On the topic of New York’s economy, Zeldin offers a solution in setting a state-spending cap in order to decrease the number of bailouts New York has gotten from the government, along with bringing down taxes and reversing the ban on extraction of natural gasses. Hochul talks about how she has already cut middle-class taxes and property tax rebates.

Moving forward, Hochul talks about creating new homes in New York to help combat the affordability issues the people are facing. A back and forth ensues, with Hochul pointing out numerous Acts in Congress that Zeldin voted against (i.e. infrastructure bill, Inflation Reduction Act) that would create jobs and generate wealth, and Zeldin retorting back with Hochul’s raise in commuter’s tax as well as the reduction in farmer’s overtime threshold, followed by not using allocated money for the Fast Act of 2015 that would fill potholes on Long Island freeways until recently this year.

Moving on to the rising home and rent prices, Zeldin talks about a business that doesn’t operate here anymore as a result of the drawn-out process of getting approved and the lack of good-paying jobs that make home-owning achievable. Hochul then talks about what has been done – $25 billion in the last budget that went towards 100,000 new affordable units all over New York and restabilizing those whose income fell during the pandemic. Hochul plans on converting office spaces and building more in the city, as well as breaking down zone barriers and moving toward developing around Transit instead.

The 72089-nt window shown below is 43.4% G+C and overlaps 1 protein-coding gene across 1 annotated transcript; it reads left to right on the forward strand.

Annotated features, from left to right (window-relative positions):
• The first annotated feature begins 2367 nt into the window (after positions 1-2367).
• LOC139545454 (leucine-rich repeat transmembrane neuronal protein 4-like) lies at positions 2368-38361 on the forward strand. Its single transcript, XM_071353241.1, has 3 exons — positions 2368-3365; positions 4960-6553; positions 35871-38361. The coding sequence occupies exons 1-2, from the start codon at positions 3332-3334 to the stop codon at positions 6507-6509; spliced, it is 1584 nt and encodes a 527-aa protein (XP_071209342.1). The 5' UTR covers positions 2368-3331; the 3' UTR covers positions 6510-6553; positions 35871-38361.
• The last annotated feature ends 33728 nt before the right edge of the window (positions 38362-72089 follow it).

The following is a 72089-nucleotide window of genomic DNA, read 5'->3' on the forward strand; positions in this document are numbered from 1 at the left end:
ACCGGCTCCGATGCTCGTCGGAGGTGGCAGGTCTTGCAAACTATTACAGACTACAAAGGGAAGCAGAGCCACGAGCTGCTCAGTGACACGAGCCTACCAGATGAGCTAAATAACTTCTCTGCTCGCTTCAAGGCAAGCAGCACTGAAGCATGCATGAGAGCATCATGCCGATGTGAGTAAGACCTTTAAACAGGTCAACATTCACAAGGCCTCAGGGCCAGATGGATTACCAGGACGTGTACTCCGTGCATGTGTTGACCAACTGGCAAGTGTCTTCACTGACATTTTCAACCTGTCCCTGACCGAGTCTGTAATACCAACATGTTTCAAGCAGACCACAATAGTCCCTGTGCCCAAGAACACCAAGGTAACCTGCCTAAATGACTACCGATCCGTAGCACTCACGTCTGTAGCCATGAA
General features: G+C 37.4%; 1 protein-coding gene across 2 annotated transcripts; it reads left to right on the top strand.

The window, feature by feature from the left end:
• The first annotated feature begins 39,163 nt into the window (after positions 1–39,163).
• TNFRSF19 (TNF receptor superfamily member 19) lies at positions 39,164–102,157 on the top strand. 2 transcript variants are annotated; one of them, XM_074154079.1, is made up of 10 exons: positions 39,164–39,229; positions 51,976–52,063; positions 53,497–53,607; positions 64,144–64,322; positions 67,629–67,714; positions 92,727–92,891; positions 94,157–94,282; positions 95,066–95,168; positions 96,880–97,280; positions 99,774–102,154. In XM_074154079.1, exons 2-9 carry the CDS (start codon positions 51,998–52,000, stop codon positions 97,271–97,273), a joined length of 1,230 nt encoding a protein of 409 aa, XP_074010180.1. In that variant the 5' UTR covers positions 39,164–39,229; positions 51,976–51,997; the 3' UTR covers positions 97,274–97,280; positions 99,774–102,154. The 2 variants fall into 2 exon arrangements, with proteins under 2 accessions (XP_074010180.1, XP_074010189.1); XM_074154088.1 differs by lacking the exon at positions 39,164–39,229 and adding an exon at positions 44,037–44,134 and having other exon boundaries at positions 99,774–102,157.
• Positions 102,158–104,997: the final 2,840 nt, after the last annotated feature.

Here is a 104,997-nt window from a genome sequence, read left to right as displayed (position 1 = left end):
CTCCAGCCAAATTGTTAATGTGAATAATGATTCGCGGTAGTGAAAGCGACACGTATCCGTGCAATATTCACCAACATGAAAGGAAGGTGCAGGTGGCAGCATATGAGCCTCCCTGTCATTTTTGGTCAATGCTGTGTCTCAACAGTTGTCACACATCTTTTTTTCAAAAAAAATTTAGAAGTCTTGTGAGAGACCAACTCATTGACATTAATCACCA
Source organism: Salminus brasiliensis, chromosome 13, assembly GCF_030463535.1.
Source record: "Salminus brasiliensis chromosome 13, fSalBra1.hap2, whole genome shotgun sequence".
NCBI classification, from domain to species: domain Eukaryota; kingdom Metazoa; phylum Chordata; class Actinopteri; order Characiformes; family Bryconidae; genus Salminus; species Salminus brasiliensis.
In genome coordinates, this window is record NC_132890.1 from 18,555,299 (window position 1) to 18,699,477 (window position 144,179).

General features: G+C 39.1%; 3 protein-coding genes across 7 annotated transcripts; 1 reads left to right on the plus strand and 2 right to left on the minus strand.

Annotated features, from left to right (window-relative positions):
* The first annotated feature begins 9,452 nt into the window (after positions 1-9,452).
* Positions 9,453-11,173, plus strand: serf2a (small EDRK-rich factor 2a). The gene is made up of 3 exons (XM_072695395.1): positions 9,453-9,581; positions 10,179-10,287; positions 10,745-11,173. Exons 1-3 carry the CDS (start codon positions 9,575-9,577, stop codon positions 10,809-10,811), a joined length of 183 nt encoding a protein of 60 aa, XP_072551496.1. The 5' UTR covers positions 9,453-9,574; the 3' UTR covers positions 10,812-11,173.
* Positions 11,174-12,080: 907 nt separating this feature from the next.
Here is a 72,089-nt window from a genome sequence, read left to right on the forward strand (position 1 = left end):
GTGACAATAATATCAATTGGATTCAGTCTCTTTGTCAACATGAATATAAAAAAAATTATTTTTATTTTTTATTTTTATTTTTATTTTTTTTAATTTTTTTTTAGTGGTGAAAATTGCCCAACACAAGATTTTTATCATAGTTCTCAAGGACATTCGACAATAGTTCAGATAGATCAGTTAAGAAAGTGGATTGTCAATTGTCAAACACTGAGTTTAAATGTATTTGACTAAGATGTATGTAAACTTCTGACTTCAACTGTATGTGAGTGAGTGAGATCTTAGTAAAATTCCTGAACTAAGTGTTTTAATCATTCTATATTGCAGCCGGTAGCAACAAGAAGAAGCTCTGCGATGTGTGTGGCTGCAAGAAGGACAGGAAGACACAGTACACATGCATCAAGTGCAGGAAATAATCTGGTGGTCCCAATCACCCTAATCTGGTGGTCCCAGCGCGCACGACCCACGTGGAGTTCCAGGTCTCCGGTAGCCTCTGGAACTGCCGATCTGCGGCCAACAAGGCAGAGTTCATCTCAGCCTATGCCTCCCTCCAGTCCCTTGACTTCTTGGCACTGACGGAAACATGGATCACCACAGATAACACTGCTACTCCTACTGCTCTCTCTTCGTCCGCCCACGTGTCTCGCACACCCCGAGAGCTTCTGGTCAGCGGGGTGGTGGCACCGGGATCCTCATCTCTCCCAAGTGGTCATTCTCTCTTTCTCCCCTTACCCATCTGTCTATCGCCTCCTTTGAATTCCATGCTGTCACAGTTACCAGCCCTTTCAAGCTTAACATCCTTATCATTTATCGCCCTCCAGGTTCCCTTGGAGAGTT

When speaking about abortion, Hochul stands by her support of Roe v. Wade in New York State, and the codification of the law in this state.

“So what had been out there since before the Supreme Court, undid 50 years of progress for women? Women like myself and my daughter would have a right. My granddaughter does not have the same right that I had to make a determination in concert with myself or my doctor if it’s after the sixth month. So we have the same restrictions, and anyone else who says otherwise is just incorrect,” said Hochul. Zeldin, who is anti-abortion, has previously said despite his stance, he would not be making any changes to the law. “Here’s the reality; A few years back, New York codified far more than Roe. When we woke up the day after the Dobbs decision, the law in New York was exactly the same as it was the day before. I’m not going to change that.”

However, Zeldin has stated his dissatisfaction with Planned Parenthood and tax money being taken for it, due to it being a statewide fund in New York. He does not support the legislature, and would not protect it. Hochul rebuts Zeldin’s recent support on bills such as Life Begins at Conception, and the Amicus Brief – which was in support of the Supreme Court’s decision to overturn Roe v. Wade, along with his public celebration over the overturn. 

The debate followed with a cross-examination round, and several other topics were covered such as threats to democracy and ethics, the migrant crisis, economic development, as well as the current covid climate. The full live stream can be found uploaded on Spectrum News One NY’s website. Early voting will begin this Saturday, October 29th, and Election Day on Tuesday, November 8th. Email [email protected] for more information on registering with Pace, finding your polling station, and more.